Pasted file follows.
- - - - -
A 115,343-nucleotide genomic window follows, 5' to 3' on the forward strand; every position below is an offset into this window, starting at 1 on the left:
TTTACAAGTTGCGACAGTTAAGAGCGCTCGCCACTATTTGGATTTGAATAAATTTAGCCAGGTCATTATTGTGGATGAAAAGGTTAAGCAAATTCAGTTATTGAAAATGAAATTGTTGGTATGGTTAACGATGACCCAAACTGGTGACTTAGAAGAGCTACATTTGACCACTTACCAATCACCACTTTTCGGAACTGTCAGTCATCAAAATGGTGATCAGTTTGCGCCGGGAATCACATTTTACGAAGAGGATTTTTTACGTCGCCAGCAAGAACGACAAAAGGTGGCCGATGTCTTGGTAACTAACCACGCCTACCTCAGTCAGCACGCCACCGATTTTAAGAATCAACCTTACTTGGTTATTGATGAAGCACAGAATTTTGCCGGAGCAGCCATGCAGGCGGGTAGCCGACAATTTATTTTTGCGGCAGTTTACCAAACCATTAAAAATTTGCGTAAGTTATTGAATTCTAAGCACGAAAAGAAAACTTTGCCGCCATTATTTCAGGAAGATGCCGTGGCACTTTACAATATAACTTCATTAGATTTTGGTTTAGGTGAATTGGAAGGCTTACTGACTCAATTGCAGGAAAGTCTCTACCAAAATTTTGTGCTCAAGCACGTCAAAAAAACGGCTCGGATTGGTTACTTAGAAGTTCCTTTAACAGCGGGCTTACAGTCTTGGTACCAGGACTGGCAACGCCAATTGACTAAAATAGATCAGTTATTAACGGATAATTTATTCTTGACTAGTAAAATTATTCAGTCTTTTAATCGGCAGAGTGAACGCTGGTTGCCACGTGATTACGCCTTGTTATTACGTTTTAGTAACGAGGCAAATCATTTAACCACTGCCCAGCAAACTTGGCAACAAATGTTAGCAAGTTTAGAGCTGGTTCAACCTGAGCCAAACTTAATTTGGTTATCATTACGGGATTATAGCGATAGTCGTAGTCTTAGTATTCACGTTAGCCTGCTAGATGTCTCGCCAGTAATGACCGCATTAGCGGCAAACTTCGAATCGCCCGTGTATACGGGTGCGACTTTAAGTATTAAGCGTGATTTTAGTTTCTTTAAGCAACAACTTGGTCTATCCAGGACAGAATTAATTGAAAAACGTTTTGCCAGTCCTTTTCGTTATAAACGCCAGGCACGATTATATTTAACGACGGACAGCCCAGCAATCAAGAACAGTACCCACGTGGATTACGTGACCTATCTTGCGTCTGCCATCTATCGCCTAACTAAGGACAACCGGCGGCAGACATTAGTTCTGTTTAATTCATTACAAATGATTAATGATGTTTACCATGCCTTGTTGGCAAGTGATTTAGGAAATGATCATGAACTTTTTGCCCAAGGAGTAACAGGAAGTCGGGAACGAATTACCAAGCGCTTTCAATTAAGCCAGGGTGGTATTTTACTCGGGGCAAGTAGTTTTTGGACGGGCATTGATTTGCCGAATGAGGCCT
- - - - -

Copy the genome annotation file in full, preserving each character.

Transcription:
A 115,343-nucleotide genomic window follows, 5' to 3' on the forward strand; every position below is an offset into this window, starting at 1 on the left:
TTTACAAGTTGCGACAGTTAAGAGCGCTCGCCACTATTTGGATTTGAATAAATTTAGCCAGGTCATTATTGTGGATGAAAAGGTTAAGCAAATTCAGTTATTGAAAATGAAATTGTTGGTATGGTTAACGATGACCCAAACTGGTGACTTAGAAGAGCTACATTTGACCACTTACCAATCACCACTTTTCGGAACTGTCAGTCATCAAAATGGTGATCAGTTTGCGCCGGGAATCACATTTTACGAAGAGGATTTTTTACGTCGCCAGCAAGAACGACAAAAGGTGGCCGATGTCTTGGTAACTAACCACGCCTACCTCAGTCAGCACGCCACCGATTTTAAGAATCAACCTTACTTGGTTATTGATGAAGCACAGAATTTTGCCGGAGCAGCCATGCAGGCGGGTAGCCGACAATTTATTTTTGCGGCAGTTTACCAAACCATTAAAAATTTGCGTAAGTTATTGAATTCTAAGCACGAAAAGAAAACTTTGCCGCCATTATTTCAGGAAGATGCCGTGGCACTTTACAATATAACTTCATTAGATTTTGGTTTAGGTGAATTGGAAGGCTTACTGACTCAATTGCAGGAAAGTCTCTACCAAAATTTTGTGCTCAAGCACGTCAAAAAAACGGCTCGGATTGGTTACTTAGAAGTTCCTTTAACAGCGGGCTTACAGTCTTGGTACCAGGACTGGCAACGCCAATTGACTAAAATAGATCAGTTATTAACGGATAATTTATTCTTGACTAGTAAAATTATTCAGTCTTTTAATCGGCAGAGTGAACGCTGGTTGCCACGTGATTACGCCTTGTTATTACGTTTTAGTAACGAGGCAAATCATTTAACCACTGCCCAGCAAACTTGGCAACAAATGTTAGCAAGTTTAGAGCTGGTTCAACCTGAGCCAAACTTAATTTGGTTATCATTACGGGATTATAGCGATAGTCGTAGTCTTAGTATTCACGTTAGCCTGCTAGATGTCTCGCCAGTAATGACCGCATTAGCGGCAAACTTCGAATCGCCCGTGTATACGGGTGCGACTTTAAGTATTAAGCGTGATTTTAGTTTCTTTAAGCAACAACTTGGTCTATCCAGGACAGAATTAATTGAAAAACGTTTTGCCAGTCCTTTTCGTTATAAACGCCAGGCACGATTATATTTAACGACGGACAGCCCAGCAATCAAGAACAGTACCCACGTGGATTACGTGACCTATCTTGCGTCTGCCATCTATCGCCTAACTAAGGACAACCGGCGGCAGACATTAGTTCTGTTTAATTCATTACAAATGATTAATGATGTTTACCATGCCTTGTTGGCAAGTGATTTAGGAAATGATCATGAACTTTTTGCCCAAGGAGTAACAGGAAGTCGGGAACGAATTACCAAGCGCTTTCAATTAAGCCAGGGTGGTATTTTACTCGGGGCAAGTAGTTTTTGGACGGGCATTGATTTGCCGAATGAGGCCT